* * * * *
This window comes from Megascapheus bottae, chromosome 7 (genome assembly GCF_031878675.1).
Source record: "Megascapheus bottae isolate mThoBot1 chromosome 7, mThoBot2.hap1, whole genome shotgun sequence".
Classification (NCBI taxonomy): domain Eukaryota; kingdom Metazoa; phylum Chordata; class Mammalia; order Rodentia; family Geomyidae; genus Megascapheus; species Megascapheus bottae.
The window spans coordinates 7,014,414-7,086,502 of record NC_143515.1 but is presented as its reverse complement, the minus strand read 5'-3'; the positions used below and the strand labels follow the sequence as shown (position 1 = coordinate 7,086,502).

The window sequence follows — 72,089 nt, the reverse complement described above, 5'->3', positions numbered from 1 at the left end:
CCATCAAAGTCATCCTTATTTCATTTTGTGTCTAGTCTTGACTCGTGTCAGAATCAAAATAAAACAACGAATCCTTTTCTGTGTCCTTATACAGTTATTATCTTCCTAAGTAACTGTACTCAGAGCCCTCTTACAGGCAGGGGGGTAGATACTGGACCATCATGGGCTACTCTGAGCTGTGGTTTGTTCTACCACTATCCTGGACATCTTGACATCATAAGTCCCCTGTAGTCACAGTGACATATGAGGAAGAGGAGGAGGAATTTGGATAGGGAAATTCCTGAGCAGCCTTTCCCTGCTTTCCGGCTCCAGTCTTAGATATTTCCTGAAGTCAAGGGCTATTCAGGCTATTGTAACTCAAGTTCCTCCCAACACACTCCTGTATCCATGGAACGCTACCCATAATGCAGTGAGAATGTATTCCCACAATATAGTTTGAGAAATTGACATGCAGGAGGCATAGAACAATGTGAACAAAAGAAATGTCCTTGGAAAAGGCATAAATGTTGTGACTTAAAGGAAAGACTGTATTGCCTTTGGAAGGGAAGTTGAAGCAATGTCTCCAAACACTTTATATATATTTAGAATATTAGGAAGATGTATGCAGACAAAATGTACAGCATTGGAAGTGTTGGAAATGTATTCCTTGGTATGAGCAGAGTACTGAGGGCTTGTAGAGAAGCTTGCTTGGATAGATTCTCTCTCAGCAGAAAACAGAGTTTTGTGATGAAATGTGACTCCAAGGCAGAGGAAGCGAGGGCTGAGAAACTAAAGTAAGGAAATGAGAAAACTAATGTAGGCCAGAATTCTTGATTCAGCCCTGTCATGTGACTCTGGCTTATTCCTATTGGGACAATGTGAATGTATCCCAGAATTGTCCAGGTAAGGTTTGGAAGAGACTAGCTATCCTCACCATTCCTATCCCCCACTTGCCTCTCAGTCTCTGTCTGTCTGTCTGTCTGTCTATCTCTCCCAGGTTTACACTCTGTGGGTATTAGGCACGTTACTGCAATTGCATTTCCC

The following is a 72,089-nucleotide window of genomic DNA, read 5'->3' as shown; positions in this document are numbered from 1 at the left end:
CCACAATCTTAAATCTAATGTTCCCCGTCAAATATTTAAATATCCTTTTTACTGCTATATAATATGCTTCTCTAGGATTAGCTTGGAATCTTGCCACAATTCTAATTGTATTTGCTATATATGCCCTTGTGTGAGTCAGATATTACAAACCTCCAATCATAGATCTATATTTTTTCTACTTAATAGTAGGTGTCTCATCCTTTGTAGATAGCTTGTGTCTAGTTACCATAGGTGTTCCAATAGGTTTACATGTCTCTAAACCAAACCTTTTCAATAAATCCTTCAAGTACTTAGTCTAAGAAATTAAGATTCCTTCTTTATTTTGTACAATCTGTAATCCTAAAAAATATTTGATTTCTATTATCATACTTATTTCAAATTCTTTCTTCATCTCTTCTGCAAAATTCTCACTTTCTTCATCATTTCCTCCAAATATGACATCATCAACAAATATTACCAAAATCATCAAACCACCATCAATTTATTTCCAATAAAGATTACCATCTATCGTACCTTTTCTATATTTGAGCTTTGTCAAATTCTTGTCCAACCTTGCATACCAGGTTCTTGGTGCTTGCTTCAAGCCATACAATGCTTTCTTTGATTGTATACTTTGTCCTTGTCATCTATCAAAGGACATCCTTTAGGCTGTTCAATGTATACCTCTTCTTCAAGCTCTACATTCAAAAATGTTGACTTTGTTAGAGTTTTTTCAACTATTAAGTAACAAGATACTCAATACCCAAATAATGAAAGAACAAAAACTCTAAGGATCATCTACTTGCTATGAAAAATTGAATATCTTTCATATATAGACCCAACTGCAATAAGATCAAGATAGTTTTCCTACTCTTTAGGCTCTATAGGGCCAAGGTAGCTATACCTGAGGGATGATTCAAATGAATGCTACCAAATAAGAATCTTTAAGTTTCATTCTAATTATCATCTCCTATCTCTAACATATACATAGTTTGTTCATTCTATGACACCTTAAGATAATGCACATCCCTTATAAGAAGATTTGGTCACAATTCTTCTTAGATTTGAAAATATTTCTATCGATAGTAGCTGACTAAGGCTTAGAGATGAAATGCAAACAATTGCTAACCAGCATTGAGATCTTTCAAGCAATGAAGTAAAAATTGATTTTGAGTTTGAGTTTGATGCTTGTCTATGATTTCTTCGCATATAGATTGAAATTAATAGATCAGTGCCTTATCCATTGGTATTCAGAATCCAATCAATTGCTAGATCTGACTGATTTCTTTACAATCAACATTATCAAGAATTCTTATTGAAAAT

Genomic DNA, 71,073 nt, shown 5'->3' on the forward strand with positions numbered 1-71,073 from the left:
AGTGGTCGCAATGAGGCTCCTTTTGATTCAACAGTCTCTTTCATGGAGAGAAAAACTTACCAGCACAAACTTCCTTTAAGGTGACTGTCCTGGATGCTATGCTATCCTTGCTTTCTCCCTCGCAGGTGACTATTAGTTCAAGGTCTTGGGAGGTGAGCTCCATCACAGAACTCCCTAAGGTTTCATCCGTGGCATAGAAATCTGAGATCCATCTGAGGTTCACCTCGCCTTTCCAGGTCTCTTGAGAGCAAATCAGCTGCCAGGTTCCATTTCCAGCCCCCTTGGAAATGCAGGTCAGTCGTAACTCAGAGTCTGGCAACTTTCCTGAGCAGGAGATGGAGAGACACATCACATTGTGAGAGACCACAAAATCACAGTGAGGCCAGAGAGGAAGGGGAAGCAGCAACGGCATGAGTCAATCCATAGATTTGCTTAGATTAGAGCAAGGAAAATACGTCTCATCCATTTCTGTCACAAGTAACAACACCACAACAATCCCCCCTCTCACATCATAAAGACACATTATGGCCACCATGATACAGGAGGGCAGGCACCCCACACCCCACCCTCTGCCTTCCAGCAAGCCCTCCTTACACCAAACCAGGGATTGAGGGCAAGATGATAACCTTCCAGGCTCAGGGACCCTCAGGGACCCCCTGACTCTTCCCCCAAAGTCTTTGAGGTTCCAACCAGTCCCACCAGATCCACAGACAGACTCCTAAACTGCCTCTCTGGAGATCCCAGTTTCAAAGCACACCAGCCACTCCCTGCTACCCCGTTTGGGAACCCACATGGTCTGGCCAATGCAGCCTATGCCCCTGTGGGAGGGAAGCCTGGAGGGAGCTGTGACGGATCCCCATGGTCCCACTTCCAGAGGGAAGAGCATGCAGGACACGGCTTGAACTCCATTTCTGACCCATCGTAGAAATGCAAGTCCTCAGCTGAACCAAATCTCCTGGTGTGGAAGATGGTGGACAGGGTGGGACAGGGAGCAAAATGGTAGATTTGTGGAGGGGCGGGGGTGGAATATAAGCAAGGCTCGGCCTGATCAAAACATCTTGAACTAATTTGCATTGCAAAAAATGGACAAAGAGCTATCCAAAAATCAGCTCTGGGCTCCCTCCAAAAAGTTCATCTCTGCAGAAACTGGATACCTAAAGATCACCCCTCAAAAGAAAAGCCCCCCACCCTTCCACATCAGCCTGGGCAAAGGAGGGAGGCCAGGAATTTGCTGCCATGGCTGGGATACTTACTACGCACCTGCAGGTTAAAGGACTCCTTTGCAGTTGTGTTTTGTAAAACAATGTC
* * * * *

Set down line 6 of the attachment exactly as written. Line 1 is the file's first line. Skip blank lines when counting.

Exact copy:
CCATCAAAGTCATCCTTATTTCATTTTGTGTCTAGTCTTGACTCGTGTCAGAATCAAAATAAAACAACGAATCCTTTTCTGTGTCCTTATACAGTTATTATCTTCCTAAGTAACTGTACTCAGAGCCCTCTTACAGGCAGGGGGGTAGATACTGGACCATCATGGGCTACTCTGAGCTGTGGTTTGTTCTACCACTATCCTGGACATCTTGACATCATAAGTCCCCTGTAGTCACAGTGACATATGAGGAAGAGGAGGAGGAATTTGGATAGGGAAATTCCTGAGCAGCCTTTCCCTGCTTTCCGGCTCCAGTCTTAGATATTTCCTGAAGTCAAGGGCTATTCAGGCTATTGTAACTCAAGTTCCTCCCAACACACTCCTGTATCCATGGAACGCTACCCATAATGCAGTGAGAATGTATTCCCACAATATAGTTTGAGAAATTGACATGCAGGAGGCATAGAACAATGTGAACAAAAGAAATGTCCTTGGAAAAGGCATAAATGTTGTGACTTAAAGGAAAGACTGTATTGCCTTTGGAAGGGAAGTTGAAGCAATGTCTCCAAACACTTTATATATATTTAGAATATTAGGAAGATGTATGCAGACAAAATGTACAGCATTGGAAGTGTTGGAAATGTATTCCTTGGTATGAGCAGAGTACTGAGGGCTTGTAGAGAAGCTTGCTTGGATAGATTCTCTCTCAGCAGAAAACAGAGTTTTGTGATGAAATGTGACTCCAAGGCAGAGGAAGCGAGGGCTGAGAAACTAAAGTAAGGAAATGAGAAAACTAATGTAGGCCAGAATTCTTGATTCAGCCCTGTCATGTGACTCTGGCTTATTCCTATTGGGACAATGTGAATGTATCCCAGAATTGTCCAGGTAAGGTTTGGAAGAGACTAGCTATCCTCACCATTCCTATCCCCCACTTGCCTCTCAGTCTCTGTCTGTCTGTCTGTCTGTCTATCTCTCCCAGGTTTACACTCTGTGGGTATTAGGCACGTTACTGCAATTGCATTTCCC